A Latte Trouble: Is Decaf Coffee Bad for You?

Extra cream, extra sugar, easy on the methylene chloride.
Decaf coffee is under fire.
Decaf coffee is under fire. / Nitat Termmee/Moment via Getty Images

While millions of people enjoy the stimulant effects of coffee, a number of others are unable or unwilling to consume caffeine. For them, decaffeinated coffee provides the same taste without the jitters.

But there might be some big reasons to worry about decaf. Namely, a chemical component used in the decaffeination process that has consumer advocacy groups alarmed.

To make decaf, coffee beans are boiled and then immersed in a chemical bath to strip them of caffeine. One common chemical, methylene chloride, binds to the caffeine in the bean. When the beans are rinsed, the caffeine is (largely) removed; the beans can then be roasted and ground.

Because methylene chloride is considered a carcinogen, its use in coffee is controversial. Serious effects—like liver damage or skin irritation—can be observed with prolonged exposure.

While its use in the decaf process is unsettling for some, there is no evidence decaf coffee consumption leads to adverse effects, as the chemical should largely be absent from processed beans. The Food and Drug Administration (FDA) sets a threshold for the amount of methylene chloride that’s allowed to remain: that amount can’t exceed 10 ppm (parts per million) in residue.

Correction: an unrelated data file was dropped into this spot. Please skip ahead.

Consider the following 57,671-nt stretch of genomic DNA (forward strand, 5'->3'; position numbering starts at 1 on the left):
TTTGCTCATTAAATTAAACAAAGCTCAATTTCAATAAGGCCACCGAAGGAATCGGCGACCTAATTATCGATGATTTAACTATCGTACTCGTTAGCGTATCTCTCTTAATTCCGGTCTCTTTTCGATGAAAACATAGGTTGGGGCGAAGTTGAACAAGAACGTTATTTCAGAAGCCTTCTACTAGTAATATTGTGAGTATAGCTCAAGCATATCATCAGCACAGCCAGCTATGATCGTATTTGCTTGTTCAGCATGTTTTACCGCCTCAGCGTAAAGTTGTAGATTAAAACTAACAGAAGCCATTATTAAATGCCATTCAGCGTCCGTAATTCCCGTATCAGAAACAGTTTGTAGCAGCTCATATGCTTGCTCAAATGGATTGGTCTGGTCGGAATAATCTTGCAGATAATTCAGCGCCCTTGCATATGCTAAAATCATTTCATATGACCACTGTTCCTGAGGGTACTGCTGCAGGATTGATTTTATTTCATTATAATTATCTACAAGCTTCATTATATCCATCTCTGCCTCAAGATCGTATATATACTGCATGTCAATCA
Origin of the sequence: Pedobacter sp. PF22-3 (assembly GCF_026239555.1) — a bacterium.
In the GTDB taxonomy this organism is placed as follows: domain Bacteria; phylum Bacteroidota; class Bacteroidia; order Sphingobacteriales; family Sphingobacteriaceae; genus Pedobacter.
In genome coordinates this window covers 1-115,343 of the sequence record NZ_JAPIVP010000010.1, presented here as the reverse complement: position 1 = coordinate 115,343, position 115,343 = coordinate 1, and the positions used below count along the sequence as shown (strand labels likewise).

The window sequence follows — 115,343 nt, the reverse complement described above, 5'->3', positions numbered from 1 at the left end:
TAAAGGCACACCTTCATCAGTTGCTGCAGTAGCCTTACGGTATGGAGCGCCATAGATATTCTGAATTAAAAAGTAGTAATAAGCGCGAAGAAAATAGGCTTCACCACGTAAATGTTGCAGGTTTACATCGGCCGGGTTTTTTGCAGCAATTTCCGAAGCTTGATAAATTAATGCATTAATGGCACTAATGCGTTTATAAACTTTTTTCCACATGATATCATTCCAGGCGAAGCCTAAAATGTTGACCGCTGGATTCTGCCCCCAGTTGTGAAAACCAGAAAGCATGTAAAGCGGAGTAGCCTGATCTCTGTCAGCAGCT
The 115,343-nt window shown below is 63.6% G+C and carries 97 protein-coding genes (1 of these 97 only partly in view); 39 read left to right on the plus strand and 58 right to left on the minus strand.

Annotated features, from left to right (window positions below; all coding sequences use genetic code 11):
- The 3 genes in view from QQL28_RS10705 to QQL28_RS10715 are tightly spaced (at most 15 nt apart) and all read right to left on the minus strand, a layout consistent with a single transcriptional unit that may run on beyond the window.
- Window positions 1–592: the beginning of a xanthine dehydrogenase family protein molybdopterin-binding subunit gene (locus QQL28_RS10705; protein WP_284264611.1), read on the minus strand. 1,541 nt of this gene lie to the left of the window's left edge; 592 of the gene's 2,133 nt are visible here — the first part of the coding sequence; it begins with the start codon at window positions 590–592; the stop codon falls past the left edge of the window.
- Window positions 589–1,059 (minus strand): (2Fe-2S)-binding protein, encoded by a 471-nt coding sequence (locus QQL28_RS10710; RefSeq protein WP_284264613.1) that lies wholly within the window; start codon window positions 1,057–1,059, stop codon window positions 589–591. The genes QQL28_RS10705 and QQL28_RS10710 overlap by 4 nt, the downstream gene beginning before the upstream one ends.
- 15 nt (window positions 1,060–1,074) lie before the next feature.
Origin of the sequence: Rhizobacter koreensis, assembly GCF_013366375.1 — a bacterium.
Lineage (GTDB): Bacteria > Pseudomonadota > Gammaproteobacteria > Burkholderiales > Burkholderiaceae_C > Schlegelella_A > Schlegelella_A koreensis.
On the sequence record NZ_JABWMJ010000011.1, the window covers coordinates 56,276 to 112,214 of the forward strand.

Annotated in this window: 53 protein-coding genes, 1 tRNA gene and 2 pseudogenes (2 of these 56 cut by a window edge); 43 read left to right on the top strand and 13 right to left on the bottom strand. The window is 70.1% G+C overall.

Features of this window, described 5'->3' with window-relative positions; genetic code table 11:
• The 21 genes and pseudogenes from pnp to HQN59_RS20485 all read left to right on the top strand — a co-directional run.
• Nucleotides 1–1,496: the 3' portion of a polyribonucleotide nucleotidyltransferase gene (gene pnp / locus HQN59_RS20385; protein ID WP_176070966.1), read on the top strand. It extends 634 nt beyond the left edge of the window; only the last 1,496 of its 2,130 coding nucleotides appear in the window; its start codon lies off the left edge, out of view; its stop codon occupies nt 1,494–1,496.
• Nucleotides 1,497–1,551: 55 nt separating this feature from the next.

“While methylene chloride may be indirectly involved in food processing, such as in the decaffeination of coffee beans, residue limits have been set to limit exposure,” an FDA spokesperson told CNN. “Any food product that contains residues of methylene chloride above the established limits are not permitted for sale or consumption.”

But some health advocates feel the risk is still present. Groups like Breast Cancer Prevention Partners and the Environmental Defense Fund have called upon the FDA to prohibit use of the chemical during food preparation or as an additive. The state of California has also introduced a bill banning its use. Opponents argue the FDA’s threshold was based on coffee consumption from decades past. Today, consumers drink more coffee than ever, theoretically raising their exposure to chemical residue.

If the FDA does take action, this wouldn’t mean the end of decaf. Other decaffeination methods exist, including one using carbon dioxide that can strip caffeine from the bean without the use of chemicals.

According to Food & Wine, consumers who have anxiety about the chemical can reference testing done by the Clean Label Project, which tests consumer products for the presence of harmful chemicals. Coffee from Starbucks and Dunkin’, for example, demonstrated no trace of methylene chloride. Coffee labels may also state that the product is solvent-free or organic, which would preclude use of the chemical.

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